The New York Times Bits blog is reporting that there was a bid of $4.7B this morning for "the most valuable group of wireless licenses in the FCC auction for 700Mhz spectrum."
That pushed the price well over the minimum price that was set, and could help raise over $12B for Uncle Sam (only $10B was expected).
It's a good thing someone's finding some new bandwidth somewhere, because in India, Egypt, and other countries across the Middle East there's been a major Internet "downage," slowing Internet connections and disrupting transoceanic phone calls.
The outages were caused by two separate breaks in underseas telco cables, which were estimated to carry 70 percent of phone traffic and which cut in half the Web traffic capacity.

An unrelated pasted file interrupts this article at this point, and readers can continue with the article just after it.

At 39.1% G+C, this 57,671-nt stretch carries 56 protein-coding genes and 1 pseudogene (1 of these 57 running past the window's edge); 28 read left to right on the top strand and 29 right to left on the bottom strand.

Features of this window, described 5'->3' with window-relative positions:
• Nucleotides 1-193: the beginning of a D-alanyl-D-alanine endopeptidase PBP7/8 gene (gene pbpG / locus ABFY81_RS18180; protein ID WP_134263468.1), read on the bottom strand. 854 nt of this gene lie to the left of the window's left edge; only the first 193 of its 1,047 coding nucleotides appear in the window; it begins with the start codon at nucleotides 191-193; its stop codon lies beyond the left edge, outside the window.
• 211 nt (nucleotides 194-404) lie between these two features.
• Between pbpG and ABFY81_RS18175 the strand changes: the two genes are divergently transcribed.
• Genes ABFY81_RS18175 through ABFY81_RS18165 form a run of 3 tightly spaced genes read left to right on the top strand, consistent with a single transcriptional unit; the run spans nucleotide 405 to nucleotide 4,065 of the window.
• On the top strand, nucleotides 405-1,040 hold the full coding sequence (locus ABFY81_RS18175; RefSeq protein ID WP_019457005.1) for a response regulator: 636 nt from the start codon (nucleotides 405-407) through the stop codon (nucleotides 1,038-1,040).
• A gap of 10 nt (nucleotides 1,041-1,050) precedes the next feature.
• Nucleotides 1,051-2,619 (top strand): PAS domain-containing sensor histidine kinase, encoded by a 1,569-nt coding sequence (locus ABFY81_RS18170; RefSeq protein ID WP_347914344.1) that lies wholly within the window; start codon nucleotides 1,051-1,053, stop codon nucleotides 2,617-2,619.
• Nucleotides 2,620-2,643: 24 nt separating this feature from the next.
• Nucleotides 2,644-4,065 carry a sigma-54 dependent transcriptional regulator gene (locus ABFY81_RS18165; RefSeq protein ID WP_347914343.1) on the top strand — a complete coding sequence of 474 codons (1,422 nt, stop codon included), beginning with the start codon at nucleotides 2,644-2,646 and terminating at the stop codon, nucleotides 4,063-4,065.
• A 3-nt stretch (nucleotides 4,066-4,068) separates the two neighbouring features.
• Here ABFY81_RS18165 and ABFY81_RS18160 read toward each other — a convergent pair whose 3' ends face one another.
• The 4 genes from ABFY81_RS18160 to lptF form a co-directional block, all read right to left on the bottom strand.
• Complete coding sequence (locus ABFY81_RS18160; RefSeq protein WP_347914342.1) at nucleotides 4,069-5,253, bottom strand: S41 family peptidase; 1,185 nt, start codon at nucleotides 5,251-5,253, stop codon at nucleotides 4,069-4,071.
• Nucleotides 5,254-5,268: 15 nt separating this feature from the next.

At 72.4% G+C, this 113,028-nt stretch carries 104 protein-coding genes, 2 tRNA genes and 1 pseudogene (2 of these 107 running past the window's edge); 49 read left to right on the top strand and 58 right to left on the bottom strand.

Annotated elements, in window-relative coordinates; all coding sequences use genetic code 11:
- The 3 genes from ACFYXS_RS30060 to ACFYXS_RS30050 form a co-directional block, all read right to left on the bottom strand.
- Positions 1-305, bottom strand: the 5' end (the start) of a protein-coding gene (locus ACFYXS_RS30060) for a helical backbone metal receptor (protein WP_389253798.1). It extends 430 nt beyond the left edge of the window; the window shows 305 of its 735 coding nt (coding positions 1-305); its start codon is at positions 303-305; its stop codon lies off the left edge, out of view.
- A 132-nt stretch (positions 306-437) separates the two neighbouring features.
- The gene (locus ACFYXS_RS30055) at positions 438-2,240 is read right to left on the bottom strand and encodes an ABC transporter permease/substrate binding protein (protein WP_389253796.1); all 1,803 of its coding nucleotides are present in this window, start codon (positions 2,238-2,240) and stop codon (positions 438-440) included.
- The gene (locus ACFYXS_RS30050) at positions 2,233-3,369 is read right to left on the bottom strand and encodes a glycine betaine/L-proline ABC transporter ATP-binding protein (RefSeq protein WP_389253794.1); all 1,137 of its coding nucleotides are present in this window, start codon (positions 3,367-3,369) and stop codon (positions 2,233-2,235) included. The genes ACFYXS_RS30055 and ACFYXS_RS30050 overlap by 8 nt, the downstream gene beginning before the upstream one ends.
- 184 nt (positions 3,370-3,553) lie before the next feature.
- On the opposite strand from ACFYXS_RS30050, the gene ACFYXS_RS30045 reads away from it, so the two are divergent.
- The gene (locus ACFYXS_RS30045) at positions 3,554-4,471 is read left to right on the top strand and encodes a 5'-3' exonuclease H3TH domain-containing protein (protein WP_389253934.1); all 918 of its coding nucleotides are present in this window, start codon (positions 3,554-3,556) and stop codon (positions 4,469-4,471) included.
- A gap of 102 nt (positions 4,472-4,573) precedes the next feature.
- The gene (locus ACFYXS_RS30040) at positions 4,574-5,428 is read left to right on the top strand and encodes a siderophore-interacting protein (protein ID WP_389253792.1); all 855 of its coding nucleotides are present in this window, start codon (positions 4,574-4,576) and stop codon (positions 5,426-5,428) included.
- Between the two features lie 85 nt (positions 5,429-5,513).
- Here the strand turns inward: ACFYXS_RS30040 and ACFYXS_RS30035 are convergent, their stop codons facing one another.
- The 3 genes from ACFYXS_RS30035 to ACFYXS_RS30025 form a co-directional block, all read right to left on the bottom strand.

Ha, and you thought the car traffic jams in Cairo were a mess.
The Internet traffic there has slowed down so much that Egypt's Ministry of Communications and Information Technology has asked the general public to avoid downloading more bandwidth-intensive items for now "in order to allow businesses priority."
What, selling music over the Intertubes is no longer a business?
Yeah, yeah, okay, could you folks in Egypt just hold off downloading Radiohead's new album until we get these underseas 'Tubes back in maximum operating condition?
This won't exactly be music to Jeff Bezos' ears, who plopped down $300M earlier to buy digital spoken word proliferator Audible, Inc. overnight.
ZDNet's "Between the Lines" suggests a chapter in Bezos' master plan might be in the works, considering Amazon's other recent move into DRM-free music distribution.
Maybe. Or maybe not.
Maybe Jeff Bezos just woke up one day and decided he could no longer find enough stuff to download to his iPod Touch?
Whatever the case, I for one can't wait for the next chapter in Amazon's "boxes to bits" saga.